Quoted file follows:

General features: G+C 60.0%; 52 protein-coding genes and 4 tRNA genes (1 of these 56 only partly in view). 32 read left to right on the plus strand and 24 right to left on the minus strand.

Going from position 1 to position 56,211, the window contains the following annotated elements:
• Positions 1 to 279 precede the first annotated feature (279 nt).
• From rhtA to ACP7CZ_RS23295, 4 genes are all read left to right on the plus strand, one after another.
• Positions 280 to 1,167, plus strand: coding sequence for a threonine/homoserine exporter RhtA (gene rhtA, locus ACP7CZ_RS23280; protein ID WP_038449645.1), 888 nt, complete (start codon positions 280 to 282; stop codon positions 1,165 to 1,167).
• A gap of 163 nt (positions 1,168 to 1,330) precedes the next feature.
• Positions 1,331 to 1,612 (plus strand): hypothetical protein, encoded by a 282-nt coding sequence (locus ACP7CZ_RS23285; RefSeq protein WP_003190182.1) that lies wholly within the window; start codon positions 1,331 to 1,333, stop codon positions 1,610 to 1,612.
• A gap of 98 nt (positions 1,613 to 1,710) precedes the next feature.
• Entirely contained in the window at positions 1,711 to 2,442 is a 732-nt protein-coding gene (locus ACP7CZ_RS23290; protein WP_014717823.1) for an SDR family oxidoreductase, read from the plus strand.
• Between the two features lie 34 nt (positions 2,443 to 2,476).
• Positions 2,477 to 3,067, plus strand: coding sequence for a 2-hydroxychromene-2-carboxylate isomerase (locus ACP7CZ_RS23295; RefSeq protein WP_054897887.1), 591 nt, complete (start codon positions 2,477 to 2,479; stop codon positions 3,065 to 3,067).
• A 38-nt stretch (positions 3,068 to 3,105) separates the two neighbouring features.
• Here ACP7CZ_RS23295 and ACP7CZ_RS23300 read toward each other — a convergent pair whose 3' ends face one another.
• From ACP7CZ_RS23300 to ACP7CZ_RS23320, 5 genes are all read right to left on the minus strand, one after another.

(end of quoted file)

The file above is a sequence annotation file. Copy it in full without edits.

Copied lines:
General features: G+C 60.0%; 52 protein-coding genes and 4 tRNA genes (1 of these 56 only partly in view). 32 read left to right on the plus strand and 24 right to left on the minus strand.

Going from position 1 to position 56,211, the window contains the following annotated elements:
• Positions 1 to 279 precede the first annotated feature (279 nt).
• From rhtA to ACP7CZ_RS23295, 4 genes are all read left to right on the plus strand, one after another.
• Positions 280 to 1,167, plus strand: coding sequence for a threonine/homoserine exporter RhtA (gene rhtA, locus ACP7CZ_RS23280; protein ID WP_038449645.1), 888 nt, complete (start codon positions 280 to 282; stop codon positions 1,165 to 1,167).
• A gap of 163 nt (positions 1,168 to 1,330) precedes the next feature.
• Positions 1,331 to 1,612 (plus strand): hypothetical protein, encoded by a 282-nt coding sequence (locus ACP7CZ_RS23285; RefSeq protein WP_003190182.1) that lies wholly within the window; start codon positions 1,331 to 1,333, stop codon positions 1,610 to 1,612.
• A gap of 98 nt (positions 1,613 to 1,710) precedes the next feature.
• Entirely contained in the window at positions 1,711 to 2,442 is a 732-nt protein-coding gene (locus ACP7CZ_RS23290; protein WP_014717823.1) for an SDR family oxidoreductase, read from the plus strand.
• Between the two features lie 34 nt (positions 2,443 to 2,476).
• Positions 2,477 to 3,067, plus strand: coding sequence for a 2-hydroxychromene-2-carboxylate isomerase (locus ACP7CZ_RS23295; RefSeq protein WP_054897887.1), 591 nt, complete (start codon positions 2,477 to 2,479; stop codon positions 3,065 to 3,067).
• A 38-nt stretch (positions 3,068 to 3,105) separates the two neighbouring features.
• Here ACP7CZ_RS23295 and ACP7CZ_RS23300 read toward each other — a convergent pair whose 3' ends face one another.
• From ACP7CZ_RS23300 to ACP7CZ_RS23320, 5 genes are all read right to left on the minus strand, one after another.